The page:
CONTAINERIZED and non-containerized cargo throughput at the country’s seaports grew a modest 2.82% to 41.42 metric tons (mmt) in the first quarter of the year from 40.28 mmt in the same period last year, data from the Philippine Ports Authority showed.
Container volume rose 2.23% to 1.27 million twenty-foot equivalent units (TEUs) from 1.24 million TEUs.
Domestic cargo volume declined 2.50% to 18.29 mmt from 18.76 mmt in the same period last year while foreign cargo throughput jumped 7.47% to 23.13 mmt from 21.52 mmt. Of the total foreign volume, imports accounted for 13.99 mmt while exports reached 9.14 mmt.
Domestic container throughput from January to March inched up 0.62% to 496,329 TEUs from 493,258 TEUs while foreign throughput rose 3.29% to 776,452 TEUs from 751,730 TEUs.
Of the total foreign volume, imports accounted for 401,184 TEUs from the previous 374,840 TEUs while exports declined to 375,268 TEUs from last year’s 376,890 TEUs.
For March alone, total cargo volume registered 14.99 mmt, with foreign volume representing 8.33 mmt and domestic, 6.66 mmt. Of the foreign volume, imports reached 4.6 mmt and exports 3.73 mmt.
Container throughput for the same month amounted to 422,279 TEUs. Foreign throughput hit 247,347 TEUs, with 126,108 TEUs accounted for by imports and 121,239 TEUs, exports.
Domestic throughput reached 174,932 TEUs in March.
Among 12 port management offices (PMOs) that saw acceleration in the first quarter, the highest growth rates were recorded by the ports of Ormoc and San Fernando at 64.59% and 51.56%, respectively, with the former due to increased import and export shipments of commodities such as grains, cement, fertilizer and copra at private ports, and the latter to higher export volumes of sand and mineral ores.
Among all 24 PMOs, Batangas led in terms of volume, recording 5.38 mmt or 12.98% of the total nationwide throughput following encouraging performance of private ports, which handled 91% or 4.89 mmt of the aggregate PMO Batangas volume.
North Harbor came in second with 4.58 mmt. Third and fourth were Limay, Bataan, which registered 3.93 mmt, and San Fernando, La Union, with 2.87 mmt, bolstered by strong operations in both PMOs’ private ports.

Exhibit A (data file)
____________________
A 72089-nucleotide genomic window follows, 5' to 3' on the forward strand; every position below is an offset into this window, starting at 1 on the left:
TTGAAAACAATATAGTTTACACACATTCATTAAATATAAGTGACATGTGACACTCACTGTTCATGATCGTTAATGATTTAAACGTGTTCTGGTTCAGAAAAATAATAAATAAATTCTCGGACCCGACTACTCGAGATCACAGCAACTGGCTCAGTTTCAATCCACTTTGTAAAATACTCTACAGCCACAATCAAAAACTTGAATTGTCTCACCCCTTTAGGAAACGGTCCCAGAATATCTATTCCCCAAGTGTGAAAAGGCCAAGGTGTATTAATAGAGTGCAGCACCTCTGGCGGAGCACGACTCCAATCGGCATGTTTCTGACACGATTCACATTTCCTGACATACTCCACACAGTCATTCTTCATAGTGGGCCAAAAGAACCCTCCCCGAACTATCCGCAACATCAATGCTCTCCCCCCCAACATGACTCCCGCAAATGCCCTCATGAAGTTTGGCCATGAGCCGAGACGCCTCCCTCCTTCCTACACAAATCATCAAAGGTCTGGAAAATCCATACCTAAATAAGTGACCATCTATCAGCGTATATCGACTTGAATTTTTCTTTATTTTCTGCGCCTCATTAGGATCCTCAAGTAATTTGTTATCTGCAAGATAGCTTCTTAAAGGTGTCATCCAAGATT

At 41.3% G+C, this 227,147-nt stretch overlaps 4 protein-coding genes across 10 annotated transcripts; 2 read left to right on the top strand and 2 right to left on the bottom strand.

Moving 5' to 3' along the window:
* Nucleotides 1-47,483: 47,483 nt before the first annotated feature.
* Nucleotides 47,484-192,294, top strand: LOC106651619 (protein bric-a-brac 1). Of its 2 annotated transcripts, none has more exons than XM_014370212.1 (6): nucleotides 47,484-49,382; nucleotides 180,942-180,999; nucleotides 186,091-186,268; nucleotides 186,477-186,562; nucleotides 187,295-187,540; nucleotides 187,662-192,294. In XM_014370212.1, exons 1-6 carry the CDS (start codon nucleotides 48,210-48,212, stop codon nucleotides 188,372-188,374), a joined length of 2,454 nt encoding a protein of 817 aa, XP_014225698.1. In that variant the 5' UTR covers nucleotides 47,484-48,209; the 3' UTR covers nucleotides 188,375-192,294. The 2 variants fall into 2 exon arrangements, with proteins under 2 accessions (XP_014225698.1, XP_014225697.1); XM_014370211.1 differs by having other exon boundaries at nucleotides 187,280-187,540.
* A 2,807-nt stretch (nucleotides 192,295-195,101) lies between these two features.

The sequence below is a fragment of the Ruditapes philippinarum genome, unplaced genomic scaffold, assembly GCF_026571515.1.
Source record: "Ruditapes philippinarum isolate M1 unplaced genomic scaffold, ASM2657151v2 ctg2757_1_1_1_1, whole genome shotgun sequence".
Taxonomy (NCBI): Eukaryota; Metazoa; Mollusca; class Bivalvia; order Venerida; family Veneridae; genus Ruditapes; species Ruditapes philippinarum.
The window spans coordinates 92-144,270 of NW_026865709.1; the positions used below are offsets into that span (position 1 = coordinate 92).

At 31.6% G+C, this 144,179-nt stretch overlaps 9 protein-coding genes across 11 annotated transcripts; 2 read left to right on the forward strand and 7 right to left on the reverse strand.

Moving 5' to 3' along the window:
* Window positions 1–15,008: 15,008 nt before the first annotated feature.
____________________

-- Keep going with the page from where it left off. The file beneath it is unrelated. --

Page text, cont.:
Meanwhile, the South Harbor, Tacloban and Iloilo PMOs posted a decline in cargo throughput as a result of unfavorable developments.
Among the baseports, Manila International Container Terminal remained the top performer, handling 11.41% or 4.73 mmt of the total cargo throughput nationwide. MICT’s volume was slightly less than what was handled by the entire Batangas port network.
Second was the North Harbor with 7.1% or 3.26 mmt. Other baseports which processed between 500,000 metric tons and 2 mmt were South Harbor, Davao, Cagayan de Oro, General Santos and Iloilo.
North Harbor port ranked first in domestic containerized volume with 218,731 TEUs.
In the foreign containerized cargo category, MICT handled the largest volume with 426,444 TEUs, followed by South Harbor with 211,978 TEUs and Davao with 101,330 TEUs.
Ports nationwide reported a 2.23% decline in first-quarter shipcalls to 84,663 from 86,598 last year, which PPA said “could have been the result of consolidation moves by carriers where bigger but fewer vessels are being deployed for economies of scale, particularly for foreign vessels.”
In March alone, there were 32,156 shipcalls.
Passenger volume rose 8.3% in the first quarter to 12.43 million from 11.48 million, although the number still reflected the impact of competition from low-cost air carriers.
Photo courtesy of International Container Terminal Services, Inc